One morning it told me I had an-Fib (arterial fibrillation), which was discerning. I looked at the chart and I couldn’t tell anything (because of my lack of medical training), and I didn’t feel any different, so I waited until the next day to take another reading and it was back to normal. But I suspect it is a good thing to have that in the device’s history file.
As I have gotten older, I have included things I believe will help me keep track of my health better than just asking myself how I feel. We all have often heard the phrase “silent killer” used for blood pressure and other maladies. I’m thinking the thrice-weekly BP & EKG thingy will pay dividends. It only takes a few minutes to accomplish those tasks.
An old Spanish Proverb says, “A man too busy to take care of his health is like a mechanic too busy to take care of his tools.” My thoughts exactly!
Skunk & Coffee
Some of my most favorite memories of younger years come by way of road trips. When my dad took a new job in a different state, regular road trips "back home", became a common habit. We would make the long trip from the coast of Virginia, to the Northeast mountains of Tennessee at least three times a year.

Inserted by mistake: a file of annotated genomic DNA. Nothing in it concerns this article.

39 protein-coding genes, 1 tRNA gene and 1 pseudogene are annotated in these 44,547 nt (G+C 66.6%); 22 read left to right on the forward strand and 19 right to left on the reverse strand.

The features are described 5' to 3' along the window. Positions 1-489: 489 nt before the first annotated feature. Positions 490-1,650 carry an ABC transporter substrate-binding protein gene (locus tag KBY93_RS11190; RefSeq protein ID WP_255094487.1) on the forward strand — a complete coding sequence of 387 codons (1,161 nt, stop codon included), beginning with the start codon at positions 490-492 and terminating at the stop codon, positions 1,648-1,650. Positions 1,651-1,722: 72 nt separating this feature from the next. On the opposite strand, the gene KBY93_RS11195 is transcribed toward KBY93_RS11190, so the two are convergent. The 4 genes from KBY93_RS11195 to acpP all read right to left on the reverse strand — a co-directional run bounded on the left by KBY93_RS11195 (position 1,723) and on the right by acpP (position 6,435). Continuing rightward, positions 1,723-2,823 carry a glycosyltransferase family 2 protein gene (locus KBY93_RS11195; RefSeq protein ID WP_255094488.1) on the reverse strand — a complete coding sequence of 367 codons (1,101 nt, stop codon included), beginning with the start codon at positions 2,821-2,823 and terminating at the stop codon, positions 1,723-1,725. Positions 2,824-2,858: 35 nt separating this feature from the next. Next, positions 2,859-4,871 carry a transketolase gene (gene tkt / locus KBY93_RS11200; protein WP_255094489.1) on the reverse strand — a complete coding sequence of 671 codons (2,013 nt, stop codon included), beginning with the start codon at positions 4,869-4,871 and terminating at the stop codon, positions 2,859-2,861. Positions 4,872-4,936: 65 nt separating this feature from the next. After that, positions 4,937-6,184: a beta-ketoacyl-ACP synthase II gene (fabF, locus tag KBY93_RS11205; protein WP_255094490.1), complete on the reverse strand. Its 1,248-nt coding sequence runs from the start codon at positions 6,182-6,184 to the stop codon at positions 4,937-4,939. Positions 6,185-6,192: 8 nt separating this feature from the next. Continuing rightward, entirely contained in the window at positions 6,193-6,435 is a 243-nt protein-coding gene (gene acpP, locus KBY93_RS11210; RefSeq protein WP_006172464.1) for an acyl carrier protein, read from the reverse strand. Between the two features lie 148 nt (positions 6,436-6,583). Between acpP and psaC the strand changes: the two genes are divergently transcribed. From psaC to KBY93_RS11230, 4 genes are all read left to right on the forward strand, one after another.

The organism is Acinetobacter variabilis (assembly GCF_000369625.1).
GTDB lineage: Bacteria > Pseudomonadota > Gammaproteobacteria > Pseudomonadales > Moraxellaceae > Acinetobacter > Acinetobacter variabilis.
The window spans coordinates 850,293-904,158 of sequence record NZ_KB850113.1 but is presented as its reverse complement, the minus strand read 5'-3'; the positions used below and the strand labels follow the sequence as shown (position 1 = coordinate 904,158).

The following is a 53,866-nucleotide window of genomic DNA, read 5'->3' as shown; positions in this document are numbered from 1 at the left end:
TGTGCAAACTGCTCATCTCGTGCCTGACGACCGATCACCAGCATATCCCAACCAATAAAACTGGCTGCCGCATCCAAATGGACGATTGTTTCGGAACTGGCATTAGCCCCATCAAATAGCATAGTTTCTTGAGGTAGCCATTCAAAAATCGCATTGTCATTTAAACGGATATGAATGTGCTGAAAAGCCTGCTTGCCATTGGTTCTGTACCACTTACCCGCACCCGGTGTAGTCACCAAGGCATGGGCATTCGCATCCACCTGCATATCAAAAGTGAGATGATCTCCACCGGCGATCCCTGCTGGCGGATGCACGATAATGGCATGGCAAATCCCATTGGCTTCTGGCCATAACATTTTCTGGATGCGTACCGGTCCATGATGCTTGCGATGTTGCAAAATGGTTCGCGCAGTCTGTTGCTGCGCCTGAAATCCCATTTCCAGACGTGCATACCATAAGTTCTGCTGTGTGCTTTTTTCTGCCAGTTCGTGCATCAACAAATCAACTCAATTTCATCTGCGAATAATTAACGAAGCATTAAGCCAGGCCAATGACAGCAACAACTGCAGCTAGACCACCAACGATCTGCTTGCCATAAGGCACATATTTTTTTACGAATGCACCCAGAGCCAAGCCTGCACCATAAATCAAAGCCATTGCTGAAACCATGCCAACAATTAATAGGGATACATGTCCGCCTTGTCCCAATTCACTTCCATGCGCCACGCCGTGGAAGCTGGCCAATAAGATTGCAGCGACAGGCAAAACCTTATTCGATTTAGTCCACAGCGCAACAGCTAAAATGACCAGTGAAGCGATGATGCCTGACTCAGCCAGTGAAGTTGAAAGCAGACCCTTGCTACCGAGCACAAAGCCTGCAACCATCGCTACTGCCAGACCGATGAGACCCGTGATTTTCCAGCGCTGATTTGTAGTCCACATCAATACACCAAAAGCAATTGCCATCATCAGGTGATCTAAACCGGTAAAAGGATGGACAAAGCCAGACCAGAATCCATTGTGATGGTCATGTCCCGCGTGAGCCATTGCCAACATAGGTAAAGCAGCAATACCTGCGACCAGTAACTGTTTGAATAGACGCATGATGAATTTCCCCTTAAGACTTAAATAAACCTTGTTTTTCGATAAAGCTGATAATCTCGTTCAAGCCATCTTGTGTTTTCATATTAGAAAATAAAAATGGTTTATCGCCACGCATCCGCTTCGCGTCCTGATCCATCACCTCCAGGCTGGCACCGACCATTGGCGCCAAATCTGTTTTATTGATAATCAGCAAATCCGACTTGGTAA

There are a lot of things that continually remind me of those happy road trips with my parents and sister. But one in particular always leaps out front of the others.
Science tells us that a smell can be one of the strongest catapults that emotionally thrust us back to our past.
I warn you, the smell for me is strange. It's the aggressive smell of skunk, and fresh brewed coffee. I'm not talking about the smell of skunk spray and coffee, but skunk with coffee! As if the two smells are blended together in one of the most potent of nature's perfumes.
You see, every time I drive or ride down the road and smell skunk, I smell fresh brewed coffee with it. I'm sure you will understand when I tell you that never, have I ever, shared this with anyone. Needless to say, for the risk of being thought of as completely bonkers 😊. I have always had the impression that people tend to think of me as being on the weird side anyway. I usually shy away from intentionally offering information that might confirm this opinion.